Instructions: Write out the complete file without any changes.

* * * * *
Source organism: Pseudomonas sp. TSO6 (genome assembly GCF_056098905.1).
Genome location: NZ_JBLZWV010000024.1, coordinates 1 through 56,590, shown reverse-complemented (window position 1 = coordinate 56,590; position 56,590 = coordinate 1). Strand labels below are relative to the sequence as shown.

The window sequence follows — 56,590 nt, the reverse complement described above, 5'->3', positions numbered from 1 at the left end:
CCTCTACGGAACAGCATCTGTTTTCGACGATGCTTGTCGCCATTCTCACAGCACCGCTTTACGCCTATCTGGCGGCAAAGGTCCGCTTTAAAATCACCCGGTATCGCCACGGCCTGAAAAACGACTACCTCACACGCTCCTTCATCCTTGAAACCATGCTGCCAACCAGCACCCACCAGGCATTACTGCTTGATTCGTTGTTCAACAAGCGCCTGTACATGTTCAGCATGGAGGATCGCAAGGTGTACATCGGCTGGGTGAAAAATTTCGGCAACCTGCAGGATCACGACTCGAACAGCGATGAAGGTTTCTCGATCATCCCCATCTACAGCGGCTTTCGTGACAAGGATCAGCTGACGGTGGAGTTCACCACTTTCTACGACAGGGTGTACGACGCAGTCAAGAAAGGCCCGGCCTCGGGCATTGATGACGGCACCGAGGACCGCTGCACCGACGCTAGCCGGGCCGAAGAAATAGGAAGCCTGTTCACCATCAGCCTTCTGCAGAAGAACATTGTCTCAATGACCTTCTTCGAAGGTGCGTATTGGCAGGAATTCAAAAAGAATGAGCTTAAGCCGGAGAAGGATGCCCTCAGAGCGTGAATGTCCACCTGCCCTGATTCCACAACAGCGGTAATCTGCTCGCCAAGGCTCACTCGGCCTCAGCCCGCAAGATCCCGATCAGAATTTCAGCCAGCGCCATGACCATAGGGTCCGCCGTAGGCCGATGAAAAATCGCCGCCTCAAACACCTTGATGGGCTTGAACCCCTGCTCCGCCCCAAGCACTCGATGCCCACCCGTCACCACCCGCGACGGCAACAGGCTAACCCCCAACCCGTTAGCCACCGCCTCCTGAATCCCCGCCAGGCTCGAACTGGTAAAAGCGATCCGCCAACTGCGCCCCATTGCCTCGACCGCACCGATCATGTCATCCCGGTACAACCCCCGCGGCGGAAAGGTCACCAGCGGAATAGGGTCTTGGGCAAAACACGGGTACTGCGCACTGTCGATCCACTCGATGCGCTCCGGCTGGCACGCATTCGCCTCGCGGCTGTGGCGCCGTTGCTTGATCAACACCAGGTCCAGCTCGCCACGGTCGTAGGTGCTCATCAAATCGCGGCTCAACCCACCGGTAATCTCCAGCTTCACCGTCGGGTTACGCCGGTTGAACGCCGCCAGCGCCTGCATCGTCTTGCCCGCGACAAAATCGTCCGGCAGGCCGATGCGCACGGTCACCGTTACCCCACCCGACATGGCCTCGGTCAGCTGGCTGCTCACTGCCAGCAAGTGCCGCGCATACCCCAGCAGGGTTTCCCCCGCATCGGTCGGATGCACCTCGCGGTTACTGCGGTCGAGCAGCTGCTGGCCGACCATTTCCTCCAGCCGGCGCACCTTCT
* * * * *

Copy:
Source organism: Pseudomonas sp. TSO6 (genome assembly GCF_056098905.1).
Genome location: NZ_JBLZWV010000024.1, coordinates 1 through 56,590, shown reverse-complemented (window position 1 = coordinate 56,590; position 56,590 = coordinate 1). Strand labels below are relative to the sequence as shown.

The window sequence follows — 56,590 nt, the reverse complement described above, 5'->3', positions numbered from 1 at the left end:
CCTCTACGGAACAGCATCTGTTTTCGACGATGCTTGTCGCCATTCTCACAGCACCGCTTTACGCCTATCTGGCGGCAAAGGTCCGCTTTAAAATCACCCGGTATCGCCACGGCCTGAAAAACGACTACCTCACACGCTCCTTCATCCTTGAAACCATGCTGCCAACCAGCACCCACCAGGCATTACTGCTTGATTCGTTGTTCAACAAGCGCCTGTACATGTTCAGCATGGAGGATCGCAAGGTGTACATCGGCTGGGTGAAAAATTTCGGCAACCTGCAGGATCACGACTCGAACAGCGATGAAGGTTTCTCGATCATCCCCATCTACAGCGGCTTTCGTGACAAGGATCAGCTGACGGTGGAGTTCACCACTTTCTACGACAGGGTGTACGACGCAGTCAAGAAAGGCCCGGCCTCGGGCATTGATGACGGCACCGAGGACCGCTGCACCGACGCTAGCCGGGCCGAAGAAATAGGAAGCCTGTTCACCATCAGCCTTCTGCAGAAGAACATTGTCTCAATGACCTTCTTCGAAGGTGCGTATTGGCAGGAATTCAAAAAGAATGAGCTTAAGCCGGAGAAGGATGCCCTCAGAGCGTGAATGTCCACCTGCCCTGATTCCACAACAGCGGTAATCTGCTCGCCAAGGCTCACTCGGCCTCAGCCCGCAAGATCCCGATCAGAATTTCAGCCAGCGCCATGACCATAGGGTCCGCCGTAGGCCGATGAAAAATCGCCGCCTCAAACACCTTGATGGGCTTGAACCCCTGCTCCGCCCCAAGCACTCGATGCCCACCCGTCACCACCCGCGACGGCAACAGGCTAACCCCCAACCCGTTAGCCACCGCCTCCTGAATCCCCGCCAGGCTCGAACTGGTAAAAGCGATCCGCCAACTGCGCCCCATTGCCTCGACCGCACCGATCATGTCATCCCGGTACAACCCCCGCGGCGGAAAGGTCACCAGCGGAATAGGGTCTTGGGCAAAACACGGGTACTGCGCACTGTCGATCCACTCGATGCGCTCCGGCTGGCACGCATTCGCCTCGCGGCTGTGGCGCCGTTGCTTGATCAACACCAGGTCCAGCTCGCCACGGTCGTAGGTGCTCATCAAATCGCGGCTCAACCCACCGGTAATCTCCAGCTTCACCGTCGGGTTACGCCGGTTGAACGCCGCCAGCGCCTGCATCGTCTTGCCCGCGACAAAATCGTCCGGCAGGCCGATGCGCACGGTCACCGTTACCCCACCCGACATGGCCTCGGTCAGCTGGCTGCTCACTGCCAGCAAGTGCCGCGCATACCCCAGCAGGGTTTCCCCCGCATCGGTCGGATGCACCTCGCGGTTACTGCGGTCGAGCAGCTGCTGGCCGACCATTTCCTCCAGCCGGCGCACCTTCT